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Personal budget for care costs - are affected?

View profile for Rachel Leech
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It has been announced in the news this morning that personal budgets for care costs will be rolled out to 350,000 people. When the local authority agrees to pay for someone’s home care needs, personal budgets allow people to be in charge of their care and have greater choice and control over the support they receive, in a way which suits them best. 

With a social worker or care manager, a care plan is created to decide how much the personal budget will be and how it will be spent. The money can be used for personal assistants, transport, housing adaptations, therapists and respite. Should there be any problems or circumstances change, personal budgets provide people with much more flexibility to make changes without the need to consult the local authority.

Who receives the payment?

Personal budgets can be paid by a direct payment. For those who lack the capacity to manage their financial affairs, a family member or friends will receive the payment on their behalf.  

Many local authorities have recently changed their terms and conditions. As a result, direct payments will only be made to a third party if they are appointed to manage their property and financial affairs, either as an attorney under a lasting power of attorney or a deputy by an order of the Court of Protection.

What is an attorney?

An attorney is appointed under a lasting power of attorney to manage someone’s property and financial affairs if they lose capacity, or beforehand with consent.  

For more information about a lasting powers of attorney, please read my colleague, David Feakin’s, blog  

What is a deputy?

If someone does not have the capacity to make a lasting power of attorney, an application must be made to the Court of Protection to ask the Court to appoint a deputy to manage their affairs. There are two types of deputy - property and financial affairs, and health and welfare.

If you are unsure about whether you can make a lasting power of attorney or need to make a Court of Protection application, we can discuss this with you.

How long does it take to be appointed as a property and finance deputy?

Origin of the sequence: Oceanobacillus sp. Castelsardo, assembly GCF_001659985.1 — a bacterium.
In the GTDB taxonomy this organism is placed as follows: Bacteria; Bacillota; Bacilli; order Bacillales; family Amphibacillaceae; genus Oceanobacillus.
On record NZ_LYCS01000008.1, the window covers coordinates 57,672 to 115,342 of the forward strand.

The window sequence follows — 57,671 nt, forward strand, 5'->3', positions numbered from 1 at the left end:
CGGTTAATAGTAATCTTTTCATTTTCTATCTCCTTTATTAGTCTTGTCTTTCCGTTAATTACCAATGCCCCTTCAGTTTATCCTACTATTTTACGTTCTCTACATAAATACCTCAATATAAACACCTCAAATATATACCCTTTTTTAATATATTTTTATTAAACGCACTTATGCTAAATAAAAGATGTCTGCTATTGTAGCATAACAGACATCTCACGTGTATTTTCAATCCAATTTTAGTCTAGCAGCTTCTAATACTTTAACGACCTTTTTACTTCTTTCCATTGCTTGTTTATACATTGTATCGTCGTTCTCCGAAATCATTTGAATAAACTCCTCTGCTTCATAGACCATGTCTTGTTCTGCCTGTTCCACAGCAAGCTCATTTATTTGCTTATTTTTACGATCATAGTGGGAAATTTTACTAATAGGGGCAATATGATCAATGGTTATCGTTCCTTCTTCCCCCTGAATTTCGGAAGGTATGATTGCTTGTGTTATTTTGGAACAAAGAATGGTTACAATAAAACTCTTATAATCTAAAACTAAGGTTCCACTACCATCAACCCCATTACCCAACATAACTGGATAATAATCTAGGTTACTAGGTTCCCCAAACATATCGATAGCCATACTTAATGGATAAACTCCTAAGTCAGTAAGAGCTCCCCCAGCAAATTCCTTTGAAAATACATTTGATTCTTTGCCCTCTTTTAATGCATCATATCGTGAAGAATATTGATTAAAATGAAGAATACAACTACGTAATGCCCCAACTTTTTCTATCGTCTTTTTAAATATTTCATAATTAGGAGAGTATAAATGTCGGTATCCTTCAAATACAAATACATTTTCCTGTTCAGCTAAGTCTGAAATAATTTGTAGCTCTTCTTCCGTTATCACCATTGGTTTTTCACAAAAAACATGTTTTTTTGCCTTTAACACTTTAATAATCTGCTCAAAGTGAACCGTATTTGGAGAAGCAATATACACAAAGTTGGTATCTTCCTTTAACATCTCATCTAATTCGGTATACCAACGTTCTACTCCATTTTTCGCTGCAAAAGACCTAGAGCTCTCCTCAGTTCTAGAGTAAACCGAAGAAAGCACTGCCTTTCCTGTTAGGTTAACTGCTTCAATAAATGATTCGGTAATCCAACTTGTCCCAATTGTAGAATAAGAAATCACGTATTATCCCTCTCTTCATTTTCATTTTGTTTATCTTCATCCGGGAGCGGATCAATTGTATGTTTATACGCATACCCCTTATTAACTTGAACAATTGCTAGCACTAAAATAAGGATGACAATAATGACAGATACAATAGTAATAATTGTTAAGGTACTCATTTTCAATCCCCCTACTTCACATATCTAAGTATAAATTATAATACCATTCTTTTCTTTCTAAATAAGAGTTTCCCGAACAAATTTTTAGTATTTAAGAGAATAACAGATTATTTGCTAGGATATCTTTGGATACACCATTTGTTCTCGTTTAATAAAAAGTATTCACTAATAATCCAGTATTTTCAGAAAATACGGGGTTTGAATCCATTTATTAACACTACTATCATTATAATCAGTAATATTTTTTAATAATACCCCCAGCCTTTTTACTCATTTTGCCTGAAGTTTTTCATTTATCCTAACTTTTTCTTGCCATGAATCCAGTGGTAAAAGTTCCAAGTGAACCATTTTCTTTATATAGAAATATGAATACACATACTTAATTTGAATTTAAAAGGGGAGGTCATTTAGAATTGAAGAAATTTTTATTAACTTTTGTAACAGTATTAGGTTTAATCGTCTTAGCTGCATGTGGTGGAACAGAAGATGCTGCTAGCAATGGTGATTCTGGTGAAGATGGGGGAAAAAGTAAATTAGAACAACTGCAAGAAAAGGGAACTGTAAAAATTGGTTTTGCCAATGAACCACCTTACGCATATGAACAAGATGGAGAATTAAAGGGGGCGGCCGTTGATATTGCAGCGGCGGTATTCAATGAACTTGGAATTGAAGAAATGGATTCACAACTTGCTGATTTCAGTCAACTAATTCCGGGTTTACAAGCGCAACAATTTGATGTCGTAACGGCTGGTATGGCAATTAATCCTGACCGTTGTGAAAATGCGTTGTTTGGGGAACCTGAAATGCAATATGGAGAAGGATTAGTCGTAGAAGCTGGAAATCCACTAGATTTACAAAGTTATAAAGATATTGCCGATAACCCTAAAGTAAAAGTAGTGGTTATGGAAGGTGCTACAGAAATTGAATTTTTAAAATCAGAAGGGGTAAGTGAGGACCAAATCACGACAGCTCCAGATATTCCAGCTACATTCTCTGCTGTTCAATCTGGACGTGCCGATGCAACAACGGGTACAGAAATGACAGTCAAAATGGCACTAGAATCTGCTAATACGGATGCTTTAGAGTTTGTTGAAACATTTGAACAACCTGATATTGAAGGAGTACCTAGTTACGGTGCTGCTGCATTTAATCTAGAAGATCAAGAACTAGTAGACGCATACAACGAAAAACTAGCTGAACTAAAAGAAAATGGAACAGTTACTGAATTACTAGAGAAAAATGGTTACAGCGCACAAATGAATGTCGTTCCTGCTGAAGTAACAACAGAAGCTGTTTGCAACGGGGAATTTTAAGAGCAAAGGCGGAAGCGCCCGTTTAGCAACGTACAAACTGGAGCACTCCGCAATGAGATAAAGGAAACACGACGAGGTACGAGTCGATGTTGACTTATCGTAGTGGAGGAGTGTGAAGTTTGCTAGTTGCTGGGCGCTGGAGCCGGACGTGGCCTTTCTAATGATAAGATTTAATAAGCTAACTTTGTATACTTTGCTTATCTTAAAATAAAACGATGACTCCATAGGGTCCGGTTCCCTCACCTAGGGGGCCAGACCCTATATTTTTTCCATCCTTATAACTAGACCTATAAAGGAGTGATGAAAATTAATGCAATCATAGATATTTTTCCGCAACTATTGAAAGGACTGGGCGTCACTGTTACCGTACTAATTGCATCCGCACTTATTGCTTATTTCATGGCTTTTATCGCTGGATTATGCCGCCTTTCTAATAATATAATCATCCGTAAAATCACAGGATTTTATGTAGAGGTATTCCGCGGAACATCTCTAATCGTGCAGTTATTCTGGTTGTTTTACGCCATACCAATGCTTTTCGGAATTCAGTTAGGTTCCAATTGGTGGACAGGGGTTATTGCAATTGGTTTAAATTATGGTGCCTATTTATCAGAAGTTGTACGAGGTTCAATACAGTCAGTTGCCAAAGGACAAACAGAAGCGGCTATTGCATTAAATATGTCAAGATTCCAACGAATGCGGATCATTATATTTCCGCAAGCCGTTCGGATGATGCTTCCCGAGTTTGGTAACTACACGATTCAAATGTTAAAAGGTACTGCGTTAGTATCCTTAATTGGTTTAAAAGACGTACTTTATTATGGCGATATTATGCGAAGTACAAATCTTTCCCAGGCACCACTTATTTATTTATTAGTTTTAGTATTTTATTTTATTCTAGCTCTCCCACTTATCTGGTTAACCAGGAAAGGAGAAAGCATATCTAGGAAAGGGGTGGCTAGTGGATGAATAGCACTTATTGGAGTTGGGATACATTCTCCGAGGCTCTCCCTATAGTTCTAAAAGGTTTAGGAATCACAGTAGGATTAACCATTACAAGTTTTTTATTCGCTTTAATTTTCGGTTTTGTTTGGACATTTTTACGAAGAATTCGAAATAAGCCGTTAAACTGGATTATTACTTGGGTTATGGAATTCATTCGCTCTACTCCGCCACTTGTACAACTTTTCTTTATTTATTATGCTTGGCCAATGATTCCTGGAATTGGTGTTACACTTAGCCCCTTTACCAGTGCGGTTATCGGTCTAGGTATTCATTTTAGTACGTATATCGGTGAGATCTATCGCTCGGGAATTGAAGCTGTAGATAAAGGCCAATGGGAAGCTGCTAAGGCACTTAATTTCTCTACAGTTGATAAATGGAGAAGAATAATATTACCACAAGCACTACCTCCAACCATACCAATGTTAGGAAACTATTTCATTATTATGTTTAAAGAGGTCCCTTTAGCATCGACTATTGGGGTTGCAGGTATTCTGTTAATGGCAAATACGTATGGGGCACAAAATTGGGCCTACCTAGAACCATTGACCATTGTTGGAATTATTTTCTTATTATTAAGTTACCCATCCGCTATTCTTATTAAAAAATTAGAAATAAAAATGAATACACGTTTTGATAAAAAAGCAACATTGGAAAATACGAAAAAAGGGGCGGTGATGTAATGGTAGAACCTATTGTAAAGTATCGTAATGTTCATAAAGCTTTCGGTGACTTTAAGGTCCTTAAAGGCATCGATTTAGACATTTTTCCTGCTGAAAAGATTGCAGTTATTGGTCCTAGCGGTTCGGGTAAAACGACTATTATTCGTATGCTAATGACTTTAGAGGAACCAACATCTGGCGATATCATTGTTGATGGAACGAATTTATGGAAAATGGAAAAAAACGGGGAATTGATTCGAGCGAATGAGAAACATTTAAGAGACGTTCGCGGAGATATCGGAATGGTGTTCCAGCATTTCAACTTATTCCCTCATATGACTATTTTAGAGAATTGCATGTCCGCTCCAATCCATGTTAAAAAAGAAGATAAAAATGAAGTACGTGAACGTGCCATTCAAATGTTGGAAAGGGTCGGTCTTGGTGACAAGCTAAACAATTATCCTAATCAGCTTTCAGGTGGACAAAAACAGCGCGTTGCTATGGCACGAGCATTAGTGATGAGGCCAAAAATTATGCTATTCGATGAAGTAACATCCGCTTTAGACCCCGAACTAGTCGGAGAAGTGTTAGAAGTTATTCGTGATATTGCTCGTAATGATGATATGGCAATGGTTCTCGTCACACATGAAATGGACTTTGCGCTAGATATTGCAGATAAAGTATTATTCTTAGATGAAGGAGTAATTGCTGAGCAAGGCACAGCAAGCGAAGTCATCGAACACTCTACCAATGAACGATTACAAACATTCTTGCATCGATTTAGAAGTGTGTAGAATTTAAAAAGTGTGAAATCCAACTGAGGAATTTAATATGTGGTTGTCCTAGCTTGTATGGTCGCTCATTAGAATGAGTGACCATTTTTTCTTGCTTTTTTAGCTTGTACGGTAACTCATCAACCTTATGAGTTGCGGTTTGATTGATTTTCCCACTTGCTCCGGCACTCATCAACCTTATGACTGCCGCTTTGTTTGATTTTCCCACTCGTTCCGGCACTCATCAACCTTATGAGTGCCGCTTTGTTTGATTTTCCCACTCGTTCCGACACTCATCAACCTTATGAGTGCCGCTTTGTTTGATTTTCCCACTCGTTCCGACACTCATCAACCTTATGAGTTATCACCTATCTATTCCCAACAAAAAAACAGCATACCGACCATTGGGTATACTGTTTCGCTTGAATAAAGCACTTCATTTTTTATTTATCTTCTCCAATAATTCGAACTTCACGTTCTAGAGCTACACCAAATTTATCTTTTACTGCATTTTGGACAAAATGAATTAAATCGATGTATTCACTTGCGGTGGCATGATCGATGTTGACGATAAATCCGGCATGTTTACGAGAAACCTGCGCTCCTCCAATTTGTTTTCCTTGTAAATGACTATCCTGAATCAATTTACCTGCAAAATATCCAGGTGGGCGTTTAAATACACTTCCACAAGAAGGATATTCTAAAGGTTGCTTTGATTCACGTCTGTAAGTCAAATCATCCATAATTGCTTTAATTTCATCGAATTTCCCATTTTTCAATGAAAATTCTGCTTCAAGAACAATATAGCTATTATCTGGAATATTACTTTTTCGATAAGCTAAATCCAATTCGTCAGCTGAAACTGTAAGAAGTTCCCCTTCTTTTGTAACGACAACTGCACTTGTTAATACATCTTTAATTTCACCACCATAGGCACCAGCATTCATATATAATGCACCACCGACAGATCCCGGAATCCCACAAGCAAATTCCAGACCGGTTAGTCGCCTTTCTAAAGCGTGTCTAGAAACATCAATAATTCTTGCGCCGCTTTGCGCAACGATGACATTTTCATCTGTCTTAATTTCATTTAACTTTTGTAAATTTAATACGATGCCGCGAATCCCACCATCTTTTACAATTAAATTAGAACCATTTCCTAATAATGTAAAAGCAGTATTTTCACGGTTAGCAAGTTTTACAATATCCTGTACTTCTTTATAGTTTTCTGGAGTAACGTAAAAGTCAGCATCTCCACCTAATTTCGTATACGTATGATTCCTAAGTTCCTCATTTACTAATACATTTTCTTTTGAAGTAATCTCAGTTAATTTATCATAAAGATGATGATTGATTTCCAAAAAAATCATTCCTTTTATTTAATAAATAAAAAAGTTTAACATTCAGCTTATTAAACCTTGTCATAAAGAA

It typically takes 4-6 months to be appointed as a property and finance deputy. Court of Protection deputyship applications are lengthy and complex and, for this reason, we would always advise that legal advice is taken. We prepare deputyship applications on a regular basis and try to ensure that, whilst the best interests of the patient are always met, the deputies are not too restricted by the Court in the actions they can take, so as to avoid any further unnecessary costs or delays for them.

Can I be appointed as a health and welfare deputy?

If someone has capacity to do so, they can make a lasting power of attorney to appoint an attorney to manage their health and welfare.

If not, it is possible to make an application to the Court of Protection to be a deputy for someone’s health and welfare. However, the courts rarely approve health and welfare deputyship applications as they, in effect, take away freedom of choice and rights from the individual.

That said, the Court of Protection does appreciate that there are limited circumstances when such orders are necessary, to ensure an individual’s best interests are met. If you would like to discuss a health and welfare application, please do not hesitate to contact our specialist Court of Protection team.

How Birkett Long can help?

Our specialist Court of Protection team has lots of experience in making deputyship applications. If you would like to discuss how Birkett Long can help you apply to be a property and finance deputy, please call Rachel Leech for a free 15 minute chat on 01206 217623. In appropriate cases, we can discuss whether we can offer you a fixed fee.